Heart’s Little Queen has long been a favorite Test Disc. It works especially well as a test for something we here at Better Records like to call Whomp — the energy found at the low end of the frequency spectrum. Some call it slam, we prefer whomp.
The commentary is here to help guide you as you make changes to your system, insuring that you end up with more whomp without sacrificing equally important qualities found in the midrange and top end of your system.
Reality Check Parts One and Two
Take the song Love Alive.
The beginning section is chock full of lovely and quite subtle details (such as the autoharp and tabla) that seem to lose their magic on most systems. The autoharp is rich and chimey, and the tabla has some real low end extension. The recorders and flutes that join them are breathy and sweet, while the acoustic guitars heard throughout display all the tubey-magical harmonic richness found on our favorite Hot Stamper recordings, from the Eagles first album to Teaser and the Firecat. These qualities easily get lost in the sauce if you’re listening to the average copy, or the typical audiophile stereo. That’s Part One of the test — the opening.
Part Two — For Those Who Are About to Rock
Now listen to the intensity of the toms as they break into the rock section. The sound is ENORMOUS and POWERFUL. I hope your woofers are in shape cause they’re about to get the workout of their lives. The Whomp Factor on the best copies is OUT OF THIS WORLD.
That’s what makes this such a great Test Disc. You can’t listen for just detail on a song like this. For Part One, yes, detail is good. For Part Two, detail is almost (but not quite) irrelevant. You need weight, fullness, richness, freedom from distortion, dynamics, power, slam — all the stuff that comes under the heading of Whomp Factor.
Allow me to borrow some of the commentary from our Abraxas Hot Stamper (the necessary changes having been made).
Live Rock and Roll Sound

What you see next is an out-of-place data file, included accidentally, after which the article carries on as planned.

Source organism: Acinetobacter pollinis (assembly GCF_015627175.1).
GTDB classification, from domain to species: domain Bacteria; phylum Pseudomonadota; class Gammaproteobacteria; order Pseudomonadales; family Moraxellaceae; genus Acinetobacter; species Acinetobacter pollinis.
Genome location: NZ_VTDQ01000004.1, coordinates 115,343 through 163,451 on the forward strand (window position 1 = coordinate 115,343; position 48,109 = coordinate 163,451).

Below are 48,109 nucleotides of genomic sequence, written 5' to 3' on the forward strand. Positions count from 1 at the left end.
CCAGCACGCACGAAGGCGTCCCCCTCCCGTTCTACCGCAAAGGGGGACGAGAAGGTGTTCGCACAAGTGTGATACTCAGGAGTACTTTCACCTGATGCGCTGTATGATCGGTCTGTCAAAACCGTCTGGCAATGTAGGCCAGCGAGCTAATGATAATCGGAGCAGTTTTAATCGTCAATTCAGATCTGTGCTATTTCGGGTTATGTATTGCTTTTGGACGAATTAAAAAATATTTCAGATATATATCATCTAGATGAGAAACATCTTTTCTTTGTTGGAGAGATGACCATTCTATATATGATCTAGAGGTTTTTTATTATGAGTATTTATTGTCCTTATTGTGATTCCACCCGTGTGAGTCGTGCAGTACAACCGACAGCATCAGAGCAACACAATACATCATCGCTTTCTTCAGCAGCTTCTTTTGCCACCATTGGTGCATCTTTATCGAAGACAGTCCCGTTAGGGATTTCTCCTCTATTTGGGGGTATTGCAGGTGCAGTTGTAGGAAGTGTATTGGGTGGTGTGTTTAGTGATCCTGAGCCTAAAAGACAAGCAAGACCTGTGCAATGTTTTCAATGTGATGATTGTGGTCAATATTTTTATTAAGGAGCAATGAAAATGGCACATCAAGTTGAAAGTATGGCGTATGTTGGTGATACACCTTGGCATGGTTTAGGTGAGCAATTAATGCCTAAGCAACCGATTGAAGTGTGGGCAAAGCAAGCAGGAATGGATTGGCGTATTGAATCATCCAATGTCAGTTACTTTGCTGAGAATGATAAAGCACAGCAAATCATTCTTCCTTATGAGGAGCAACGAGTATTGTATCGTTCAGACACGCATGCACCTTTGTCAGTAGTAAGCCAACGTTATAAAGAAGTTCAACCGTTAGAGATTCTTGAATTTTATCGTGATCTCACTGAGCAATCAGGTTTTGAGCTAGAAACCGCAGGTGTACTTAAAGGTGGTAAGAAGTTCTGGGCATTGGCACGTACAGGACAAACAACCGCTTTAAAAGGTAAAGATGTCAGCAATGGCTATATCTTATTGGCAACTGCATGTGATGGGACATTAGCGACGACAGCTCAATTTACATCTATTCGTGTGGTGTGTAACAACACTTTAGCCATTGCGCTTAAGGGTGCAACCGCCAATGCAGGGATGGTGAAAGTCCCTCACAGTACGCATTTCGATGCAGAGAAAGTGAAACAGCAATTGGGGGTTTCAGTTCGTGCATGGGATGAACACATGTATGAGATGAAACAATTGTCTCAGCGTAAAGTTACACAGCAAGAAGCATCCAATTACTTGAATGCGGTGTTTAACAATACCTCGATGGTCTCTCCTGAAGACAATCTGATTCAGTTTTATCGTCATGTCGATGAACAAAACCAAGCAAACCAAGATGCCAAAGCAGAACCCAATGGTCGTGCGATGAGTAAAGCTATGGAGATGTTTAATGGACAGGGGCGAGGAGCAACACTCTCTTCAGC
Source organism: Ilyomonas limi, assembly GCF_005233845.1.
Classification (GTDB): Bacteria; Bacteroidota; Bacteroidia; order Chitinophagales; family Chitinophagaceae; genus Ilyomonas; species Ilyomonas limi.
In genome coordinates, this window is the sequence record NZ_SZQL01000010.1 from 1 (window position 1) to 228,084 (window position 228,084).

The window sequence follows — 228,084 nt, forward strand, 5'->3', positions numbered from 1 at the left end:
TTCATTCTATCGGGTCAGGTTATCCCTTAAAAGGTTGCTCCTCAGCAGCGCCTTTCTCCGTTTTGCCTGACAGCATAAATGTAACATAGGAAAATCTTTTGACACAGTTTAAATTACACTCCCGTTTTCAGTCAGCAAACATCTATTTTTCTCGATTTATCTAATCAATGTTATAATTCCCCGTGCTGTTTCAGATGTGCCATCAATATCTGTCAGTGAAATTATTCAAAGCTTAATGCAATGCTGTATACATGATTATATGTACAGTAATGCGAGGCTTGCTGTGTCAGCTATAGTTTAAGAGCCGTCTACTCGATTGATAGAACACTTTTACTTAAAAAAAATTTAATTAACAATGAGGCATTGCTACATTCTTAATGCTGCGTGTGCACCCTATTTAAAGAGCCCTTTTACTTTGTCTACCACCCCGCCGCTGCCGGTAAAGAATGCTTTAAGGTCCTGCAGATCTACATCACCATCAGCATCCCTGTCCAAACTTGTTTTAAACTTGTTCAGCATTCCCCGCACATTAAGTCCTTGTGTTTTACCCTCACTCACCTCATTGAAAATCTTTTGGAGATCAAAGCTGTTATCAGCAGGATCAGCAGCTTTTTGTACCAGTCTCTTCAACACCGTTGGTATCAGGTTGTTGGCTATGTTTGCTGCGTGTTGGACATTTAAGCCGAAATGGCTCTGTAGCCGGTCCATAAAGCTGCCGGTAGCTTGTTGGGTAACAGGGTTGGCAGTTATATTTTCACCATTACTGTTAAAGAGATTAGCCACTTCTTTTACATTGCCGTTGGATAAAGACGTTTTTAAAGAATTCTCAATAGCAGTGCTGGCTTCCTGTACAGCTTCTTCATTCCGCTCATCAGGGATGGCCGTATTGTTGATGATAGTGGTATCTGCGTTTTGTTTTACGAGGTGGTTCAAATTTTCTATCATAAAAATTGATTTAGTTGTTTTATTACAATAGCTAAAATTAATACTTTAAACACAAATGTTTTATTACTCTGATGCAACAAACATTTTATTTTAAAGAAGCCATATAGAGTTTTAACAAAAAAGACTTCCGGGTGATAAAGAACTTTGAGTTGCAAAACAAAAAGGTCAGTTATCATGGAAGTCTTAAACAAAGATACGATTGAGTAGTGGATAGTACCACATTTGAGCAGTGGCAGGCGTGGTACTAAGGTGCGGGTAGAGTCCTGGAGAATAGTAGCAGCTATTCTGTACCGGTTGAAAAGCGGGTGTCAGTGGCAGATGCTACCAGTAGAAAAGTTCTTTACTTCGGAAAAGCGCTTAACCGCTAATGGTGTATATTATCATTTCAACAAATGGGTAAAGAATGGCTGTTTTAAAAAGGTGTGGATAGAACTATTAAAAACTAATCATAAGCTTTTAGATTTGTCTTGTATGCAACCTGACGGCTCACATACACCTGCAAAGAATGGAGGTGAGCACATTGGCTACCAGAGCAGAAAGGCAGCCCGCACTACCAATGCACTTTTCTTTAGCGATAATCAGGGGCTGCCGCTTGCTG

This is a true Demo Disc in the world of rock records. It’s also one of those recordings that demands to be played LOUD. If you’ve got the big room, big speakers, and the power to drive them, you can have a LIVE ROCK AND ROLL CONCERT in your very own house. When the boys behind Heart (superb musicians all) let loose with some of those Zep-like monster power chords — which incidentally do get good and loud in the mix, unlike most rock records which suffer from compression and “safe” mixes — I like to say that there is no stereo system on the planet that can play loud enough for me. (Horns maybe, but I don’t like the sound of horns, so there you go.)
Not Making Sense
I know you’ve heard me say this before, but I need to make something clear about this music. It doesn’t even make sense at moderate listening levels. Normal listening levels suck all the life right out of it. You can tell by the way it was recorded; this music is designed to be played back at LOUD levels, and anything less does a disservice to the musicians, not to mention you, the listener.
In this commentary we discuss at length Santana’s first album, a recording that has much in common with Little Queen. Small speakers and screens, both of which have difficulty moving large amounts of air, make a real mess of these albums and others like them. We love big dynamic speakers because they make records like Abraxas and Little Queen come alive like you would not believe. Having big speakers and these kinds of very special pressings is a THRILL. We mentioned as much in our recent commentary for Revolver:
At the risk of being definitive about things that are better left ill-defined, I would say that the Number One quality we look for in a pressing is that element of Life or Energy. We can put up with many shortcomings, including even some tonality problems, but when a record fails to convey the spirit and enthusiasm of the musicians, it’s pretty much over.
Little Queen — and especially the song Love Alive — tests it ALL. If you make any changes to your stereo, you can see if both sections of the song get better, each in their own very different ways.
Keep in mind that the amount of whomp in a system is generally limited by the size and number of dynamic drivers, as well as the size and shape of the listening room. Large dynamic speakers with multiple large woofers (12 inches and up, say) usually are capable of delivering serious amounts of whomp. Dynamic speakers with small woofers, as well as planars, even those with subs, have little to no whomp.